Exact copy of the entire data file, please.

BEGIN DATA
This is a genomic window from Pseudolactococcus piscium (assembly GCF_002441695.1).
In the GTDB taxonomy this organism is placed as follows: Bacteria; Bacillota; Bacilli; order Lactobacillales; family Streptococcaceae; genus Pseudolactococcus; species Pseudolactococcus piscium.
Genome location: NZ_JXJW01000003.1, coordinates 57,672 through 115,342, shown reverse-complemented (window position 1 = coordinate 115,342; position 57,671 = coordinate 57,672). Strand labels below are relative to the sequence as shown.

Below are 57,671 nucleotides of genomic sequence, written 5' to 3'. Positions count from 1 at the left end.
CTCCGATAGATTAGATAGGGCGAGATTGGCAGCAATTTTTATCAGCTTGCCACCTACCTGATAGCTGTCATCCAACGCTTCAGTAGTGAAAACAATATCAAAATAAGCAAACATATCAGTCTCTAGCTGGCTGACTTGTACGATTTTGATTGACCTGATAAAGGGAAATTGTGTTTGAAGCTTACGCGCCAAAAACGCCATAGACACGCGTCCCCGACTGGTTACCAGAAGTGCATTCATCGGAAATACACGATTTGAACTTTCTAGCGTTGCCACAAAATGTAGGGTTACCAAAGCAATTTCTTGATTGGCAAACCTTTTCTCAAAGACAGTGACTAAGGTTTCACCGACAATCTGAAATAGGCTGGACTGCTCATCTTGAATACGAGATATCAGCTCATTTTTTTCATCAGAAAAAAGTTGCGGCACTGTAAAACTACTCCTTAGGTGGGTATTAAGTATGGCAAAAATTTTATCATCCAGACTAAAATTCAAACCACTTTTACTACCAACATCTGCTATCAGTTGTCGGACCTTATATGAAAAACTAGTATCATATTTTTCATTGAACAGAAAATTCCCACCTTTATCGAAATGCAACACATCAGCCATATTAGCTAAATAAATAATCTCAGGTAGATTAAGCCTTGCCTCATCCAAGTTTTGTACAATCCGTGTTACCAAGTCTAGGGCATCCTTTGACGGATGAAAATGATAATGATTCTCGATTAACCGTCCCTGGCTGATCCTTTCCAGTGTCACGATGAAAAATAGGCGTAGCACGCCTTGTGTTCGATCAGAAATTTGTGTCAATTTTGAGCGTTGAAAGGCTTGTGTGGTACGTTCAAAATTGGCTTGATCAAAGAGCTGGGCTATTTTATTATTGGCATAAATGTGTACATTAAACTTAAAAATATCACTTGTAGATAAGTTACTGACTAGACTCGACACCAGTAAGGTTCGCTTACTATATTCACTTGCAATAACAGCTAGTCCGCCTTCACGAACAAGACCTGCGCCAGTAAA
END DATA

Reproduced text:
This is a genomic window from Pseudolactococcus piscium (assembly GCF_002441695.1).
In the GTDB taxonomy this organism is placed as follows: Bacteria; Bacillota; Bacilli; order Lactobacillales; family Streptococcaceae; genus Pseudolactococcus; species Pseudolactococcus piscium.
Genome location: NZ_JXJW01000003.1, coordinates 57,672 through 115,342, shown reverse-complemented (window position 1 = coordinate 115,342; position 57,671 = coordinate 57,672). Strand labels below are relative to the sequence as shown.

Below are 57,671 nucleotides of genomic sequence, written 5' to 3'. Positions count from 1 at the left end.
CTCCGATAGATTAGATAGGGCGAGATTGGCAGCAATTTTTATCAGCTTGCCACCTACCTGATAGCTGTCATCCAACGCTTCAGTAGTGAAAACAATATCAAAATAAGCAAACATATCAGTCTCTAGCTGGCTGACTTGTACGATTTTGATTGACCTGATAAAGGGAAATTGTGTTTGAAGCTTACGCGCCAAAAACGCCATAGACACGCGTCCCCGACTGGTTACCAGAAGTGCATTCATCGGAAATACACGATTTGAACTTTCTAGCGTTGCCACAAAATGTAGGGTTACCAAAGCAATTTCTTGATTGGCAAACCTTTTCTCAAAGACAGTGACTAAGGTTTCACCGACAATCTGAAATAGGCTGGACTGCTCATCTTGAATACGAGATATCAGCTCATTTTTTTCATCAGAAAAAAGTTGCGGCACTGTAAAACTACTCCTTAGGTGGGTATTAAGTATGGCAAAAATTTTATCATCCAGACTAAAATTCAAACCACTTTTACTACCAACATCTGCTATCAGTTGTCGGACCTTATATGAAAAACTAGTATCATATTTTTCATTGAACAGAAAATTCCCACCTTTATCGAAATGCAACACATCAGCCATATTAGCTAAATAAATAATCTCAGGTAGATTAAGCCTTGCCTCATCCAAGTTTTGTACAATCCGTGTTACCAAGTCTAGGGCATCCTTTGACGGATGAAAATGATAATGATTCTCGATTAACCGTCCCTGGCTGATCCTTTCCAGTGTCACGATGAAAAATAGGCGTAGCACGCCTTGTGTTCGATCAGAAATTTGTGTCAATTTTGAGCGTTGAAAGGCTTGTGTGGTACGTTCAAAATTGGCTTGATCAAAGAGCTGGGCTATTTTATTATTGGCATAAATGTGTACATTAAACTTAAAAATATCACTTGTAGATAAGTTACTGACTAGACTCGACACCAGTAAGGTTCGCTTACTATATTCACTTGCAATAACAGCTAGTCCGCCTTCACGAACAAGACCTGCGCCAGTAAA